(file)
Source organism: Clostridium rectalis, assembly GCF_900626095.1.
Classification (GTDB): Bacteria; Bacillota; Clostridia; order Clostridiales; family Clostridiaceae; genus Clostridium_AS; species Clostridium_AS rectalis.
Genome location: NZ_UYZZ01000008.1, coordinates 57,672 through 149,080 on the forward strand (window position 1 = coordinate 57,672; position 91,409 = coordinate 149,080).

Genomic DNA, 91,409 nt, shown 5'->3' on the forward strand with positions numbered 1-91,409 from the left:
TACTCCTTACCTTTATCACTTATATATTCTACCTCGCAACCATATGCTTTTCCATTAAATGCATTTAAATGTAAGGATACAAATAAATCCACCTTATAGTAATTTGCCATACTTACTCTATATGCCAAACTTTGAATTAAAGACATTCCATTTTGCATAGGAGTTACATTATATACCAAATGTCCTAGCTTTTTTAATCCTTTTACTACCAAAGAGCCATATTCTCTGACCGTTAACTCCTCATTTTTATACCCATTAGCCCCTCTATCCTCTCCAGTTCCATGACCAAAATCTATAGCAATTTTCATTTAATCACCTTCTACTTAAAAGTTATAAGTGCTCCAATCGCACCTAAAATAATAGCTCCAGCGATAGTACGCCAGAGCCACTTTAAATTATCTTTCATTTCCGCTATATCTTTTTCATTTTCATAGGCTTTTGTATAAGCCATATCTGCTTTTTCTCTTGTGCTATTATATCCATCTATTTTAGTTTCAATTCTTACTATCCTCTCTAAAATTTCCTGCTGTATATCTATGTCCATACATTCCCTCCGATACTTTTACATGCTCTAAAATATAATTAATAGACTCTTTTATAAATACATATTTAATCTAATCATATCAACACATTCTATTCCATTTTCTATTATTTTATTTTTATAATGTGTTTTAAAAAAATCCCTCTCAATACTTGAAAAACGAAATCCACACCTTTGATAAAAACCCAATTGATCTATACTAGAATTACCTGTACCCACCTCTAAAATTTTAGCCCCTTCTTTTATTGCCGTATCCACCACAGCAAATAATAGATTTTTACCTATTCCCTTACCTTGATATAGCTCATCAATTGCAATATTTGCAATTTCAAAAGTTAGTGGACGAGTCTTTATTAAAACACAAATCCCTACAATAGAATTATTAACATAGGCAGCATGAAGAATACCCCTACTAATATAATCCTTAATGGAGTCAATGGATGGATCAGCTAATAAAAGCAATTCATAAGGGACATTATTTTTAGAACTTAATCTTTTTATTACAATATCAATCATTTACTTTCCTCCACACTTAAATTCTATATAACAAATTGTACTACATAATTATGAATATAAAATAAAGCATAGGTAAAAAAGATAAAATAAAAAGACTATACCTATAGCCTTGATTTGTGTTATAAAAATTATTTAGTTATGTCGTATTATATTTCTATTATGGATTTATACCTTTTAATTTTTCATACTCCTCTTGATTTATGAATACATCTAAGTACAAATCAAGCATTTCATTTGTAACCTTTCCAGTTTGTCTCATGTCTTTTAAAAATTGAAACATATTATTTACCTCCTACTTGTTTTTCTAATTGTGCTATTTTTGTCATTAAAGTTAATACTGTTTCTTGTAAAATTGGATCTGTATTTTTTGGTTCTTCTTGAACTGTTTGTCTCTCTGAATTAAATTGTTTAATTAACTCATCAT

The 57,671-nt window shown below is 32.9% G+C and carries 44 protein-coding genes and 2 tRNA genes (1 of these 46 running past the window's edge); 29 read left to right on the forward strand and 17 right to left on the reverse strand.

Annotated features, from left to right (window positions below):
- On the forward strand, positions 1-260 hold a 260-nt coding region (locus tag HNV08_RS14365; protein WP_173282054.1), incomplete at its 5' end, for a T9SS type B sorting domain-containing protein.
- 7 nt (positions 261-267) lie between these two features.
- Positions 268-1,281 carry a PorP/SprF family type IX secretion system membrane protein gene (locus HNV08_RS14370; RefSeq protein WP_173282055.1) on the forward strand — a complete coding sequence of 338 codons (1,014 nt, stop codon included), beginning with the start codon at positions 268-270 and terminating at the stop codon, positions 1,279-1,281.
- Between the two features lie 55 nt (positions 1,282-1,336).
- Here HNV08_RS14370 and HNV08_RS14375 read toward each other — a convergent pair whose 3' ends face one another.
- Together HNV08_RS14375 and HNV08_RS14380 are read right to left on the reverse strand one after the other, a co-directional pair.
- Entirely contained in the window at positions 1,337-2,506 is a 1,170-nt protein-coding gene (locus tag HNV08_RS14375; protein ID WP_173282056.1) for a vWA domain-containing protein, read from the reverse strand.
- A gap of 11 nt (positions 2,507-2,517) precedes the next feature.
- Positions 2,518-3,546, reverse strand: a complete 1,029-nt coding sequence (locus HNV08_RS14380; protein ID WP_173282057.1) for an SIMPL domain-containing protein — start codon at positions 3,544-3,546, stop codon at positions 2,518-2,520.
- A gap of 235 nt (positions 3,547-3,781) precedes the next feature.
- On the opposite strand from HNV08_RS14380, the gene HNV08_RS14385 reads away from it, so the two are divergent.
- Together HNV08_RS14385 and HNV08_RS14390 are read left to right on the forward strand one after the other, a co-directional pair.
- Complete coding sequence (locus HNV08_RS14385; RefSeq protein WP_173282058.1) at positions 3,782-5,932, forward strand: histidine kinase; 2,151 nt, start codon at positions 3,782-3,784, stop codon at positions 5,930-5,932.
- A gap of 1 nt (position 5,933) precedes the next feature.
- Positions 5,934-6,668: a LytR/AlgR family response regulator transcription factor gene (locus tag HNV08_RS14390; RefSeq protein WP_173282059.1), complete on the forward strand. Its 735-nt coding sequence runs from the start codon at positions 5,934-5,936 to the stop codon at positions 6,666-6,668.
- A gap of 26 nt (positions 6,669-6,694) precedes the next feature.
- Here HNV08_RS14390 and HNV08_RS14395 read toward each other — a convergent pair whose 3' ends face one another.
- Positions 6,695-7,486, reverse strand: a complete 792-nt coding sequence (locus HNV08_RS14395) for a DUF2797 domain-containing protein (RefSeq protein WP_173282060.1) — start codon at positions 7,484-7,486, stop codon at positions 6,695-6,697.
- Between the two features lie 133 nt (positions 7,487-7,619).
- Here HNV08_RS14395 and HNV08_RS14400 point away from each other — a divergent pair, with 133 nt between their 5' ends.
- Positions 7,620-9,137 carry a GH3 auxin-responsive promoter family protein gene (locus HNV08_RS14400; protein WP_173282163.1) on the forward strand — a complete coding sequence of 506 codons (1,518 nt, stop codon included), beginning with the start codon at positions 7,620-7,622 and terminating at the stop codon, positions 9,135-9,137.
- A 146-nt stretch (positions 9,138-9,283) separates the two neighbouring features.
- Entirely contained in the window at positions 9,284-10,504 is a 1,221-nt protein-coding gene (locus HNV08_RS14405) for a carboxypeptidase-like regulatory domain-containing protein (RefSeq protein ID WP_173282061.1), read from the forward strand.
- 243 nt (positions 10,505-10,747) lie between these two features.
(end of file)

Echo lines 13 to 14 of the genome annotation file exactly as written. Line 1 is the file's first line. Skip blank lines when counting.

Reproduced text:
- Together HNV08_RS14375 and HNV08_RS14380 are read right to left on the reverse strand one after the other, a co-directional pair.
- Entirely contained in the window at positions 1,337-2,506 is a 1,170-nt protein-coding gene (locus tag HNV08_RS14375; protein ID WP_173282056.1) for a vWA domain-containing protein, read from the reverse strand.